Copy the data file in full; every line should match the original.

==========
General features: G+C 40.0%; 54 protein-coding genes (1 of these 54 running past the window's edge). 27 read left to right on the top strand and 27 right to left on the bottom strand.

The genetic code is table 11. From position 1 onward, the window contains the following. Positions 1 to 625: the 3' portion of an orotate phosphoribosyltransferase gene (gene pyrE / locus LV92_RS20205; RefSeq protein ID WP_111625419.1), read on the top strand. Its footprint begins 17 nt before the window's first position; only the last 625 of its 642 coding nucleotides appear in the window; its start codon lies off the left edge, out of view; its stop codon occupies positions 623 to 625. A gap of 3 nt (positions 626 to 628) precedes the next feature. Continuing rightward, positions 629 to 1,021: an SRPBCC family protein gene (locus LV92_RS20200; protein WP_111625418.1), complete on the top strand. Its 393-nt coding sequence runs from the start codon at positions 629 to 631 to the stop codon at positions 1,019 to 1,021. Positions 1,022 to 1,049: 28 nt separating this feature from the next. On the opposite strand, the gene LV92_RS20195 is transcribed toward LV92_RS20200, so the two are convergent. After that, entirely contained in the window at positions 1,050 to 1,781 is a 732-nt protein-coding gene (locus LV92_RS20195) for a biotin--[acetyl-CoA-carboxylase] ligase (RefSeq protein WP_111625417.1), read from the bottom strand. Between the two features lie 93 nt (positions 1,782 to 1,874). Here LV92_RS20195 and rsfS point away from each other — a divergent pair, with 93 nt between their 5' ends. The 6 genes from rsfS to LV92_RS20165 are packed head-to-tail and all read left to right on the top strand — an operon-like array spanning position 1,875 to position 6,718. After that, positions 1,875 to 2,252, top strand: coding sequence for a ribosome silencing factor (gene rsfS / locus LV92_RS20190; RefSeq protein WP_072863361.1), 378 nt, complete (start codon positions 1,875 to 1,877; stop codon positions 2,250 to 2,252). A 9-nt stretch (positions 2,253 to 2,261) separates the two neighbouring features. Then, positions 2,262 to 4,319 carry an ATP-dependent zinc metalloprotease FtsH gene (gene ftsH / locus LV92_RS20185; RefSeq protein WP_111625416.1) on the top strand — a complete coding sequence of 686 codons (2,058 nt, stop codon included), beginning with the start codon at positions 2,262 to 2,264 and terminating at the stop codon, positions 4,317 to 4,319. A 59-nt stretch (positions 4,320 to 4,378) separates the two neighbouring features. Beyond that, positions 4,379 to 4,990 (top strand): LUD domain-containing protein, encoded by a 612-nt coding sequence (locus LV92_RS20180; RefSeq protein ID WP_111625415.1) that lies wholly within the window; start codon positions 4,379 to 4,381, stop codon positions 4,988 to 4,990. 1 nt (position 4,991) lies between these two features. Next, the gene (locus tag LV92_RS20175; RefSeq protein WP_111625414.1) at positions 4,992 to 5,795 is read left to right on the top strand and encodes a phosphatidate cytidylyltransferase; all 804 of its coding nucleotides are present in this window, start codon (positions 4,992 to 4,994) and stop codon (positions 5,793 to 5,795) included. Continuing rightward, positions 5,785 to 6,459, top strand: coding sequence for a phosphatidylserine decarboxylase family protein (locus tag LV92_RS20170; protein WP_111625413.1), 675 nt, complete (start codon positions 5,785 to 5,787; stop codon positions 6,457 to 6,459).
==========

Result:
General features: G+C 40.0%; 54 protein-coding genes (1 of these 54 running past the window's edge). 27 read left to right on the top strand and 27 right to left on the bottom strand.

The genetic code is table 11. From position 1 onward, the window contains the following. Positions 1 to 625: the 3' portion of an orotate phosphoribosyltransferase gene (gene pyrE / locus LV92_RS20205; RefSeq protein ID WP_111625419.1), read on the top strand. Its footprint begins 17 nt before the window's first position; only the last 625 of its 642 coding nucleotides appear in the window; its start codon lies off the left edge, out of view; its stop codon occupies positions 623 to 625. A gap of 3 nt (positions 626 to 628) precedes the next feature. Continuing rightward, positions 629 to 1,021: an SRPBCC family protein gene (locus LV92_RS20200; protein WP_111625418.1), complete on the top strand. Its 393-nt coding sequence runs from the start codon at positions 629 to 631 to the stop codon at positions 1,019 to 1,021. Positions 1,022 to 1,049: 28 nt separating this feature from the next. On the opposite strand, the gene LV92_RS20195 is transcribed toward LV92_RS20200, so the two are convergent. After that, entirely contained in the window at positions 1,050 to 1,781 is a 732-nt protein-coding gene (locus LV92_RS20195) for a biotin--[acetyl-CoA-carboxylase] ligase (RefSeq protein WP_111625417.1), read from the bottom strand. Between the two features lie 93 nt (positions 1,782 to 1,874). Here LV92_RS20195 and rsfS point away from each other — a divergent pair, with 93 nt between their 5' ends. The 6 genes from rsfS to LV92_RS20165 are packed head-to-tail and all read left to right on the top strand — an operon-like array spanning position 1,875 to position 6,718. After that, positions 1,875 to 2,252, top strand: coding sequence for a ribosome silencing factor (gene rsfS / locus LV92_RS20190; RefSeq protein WP_072863361.1), 378 nt, complete (start codon positions 1,875 to 1,877; stop codon positions 2,250 to 2,252). A 9-nt stretch (positions 2,253 to 2,261) separates the two neighbouring features. Then, positions 2,262 to 4,319 carry an ATP-dependent zinc metalloprotease FtsH gene (gene ftsH / locus LV92_RS20185; RefSeq protein WP_111625416.1) on the top strand — a complete coding sequence of 686 codons (2,058 nt, stop codon included), beginning with the start codon at positions 2,262 to 2,264 and terminating at the stop codon, positions 4,317 to 4,319. A 59-nt stretch (positions 4,320 to 4,378) separates the two neighbouring features. Beyond that, positions 4,379 to 4,990 (top strand): LUD domain-containing protein, encoded by a 612-nt coding sequence (locus LV92_RS20180; RefSeq protein ID WP_111625415.1) that lies wholly within the window; start codon positions 4,379 to 4,381, stop codon positions 4,988 to 4,990. 1 nt (position 4,991) lies between these two features. Next, the gene (locus tag LV92_RS20175; RefSeq protein WP_111625414.1) at positions 4,992 to 5,795 is read left to right on the top strand and encodes a phosphatidate cytidylyltransferase; all 804 of its coding nucleotides are present in this window, start codon (positions 4,992 to 4,994) and stop codon (positions 5,793 to 5,795) included. Continuing rightward, positions 5,785 to 6,459, top strand: coding sequence for a phosphatidylserine decarboxylase family protein (locus tag LV92_RS20170; protein WP_111625413.1), 675 nt, complete (start codon positions 5,785 to 5,787; stop codon positions 6,457 to 6,459).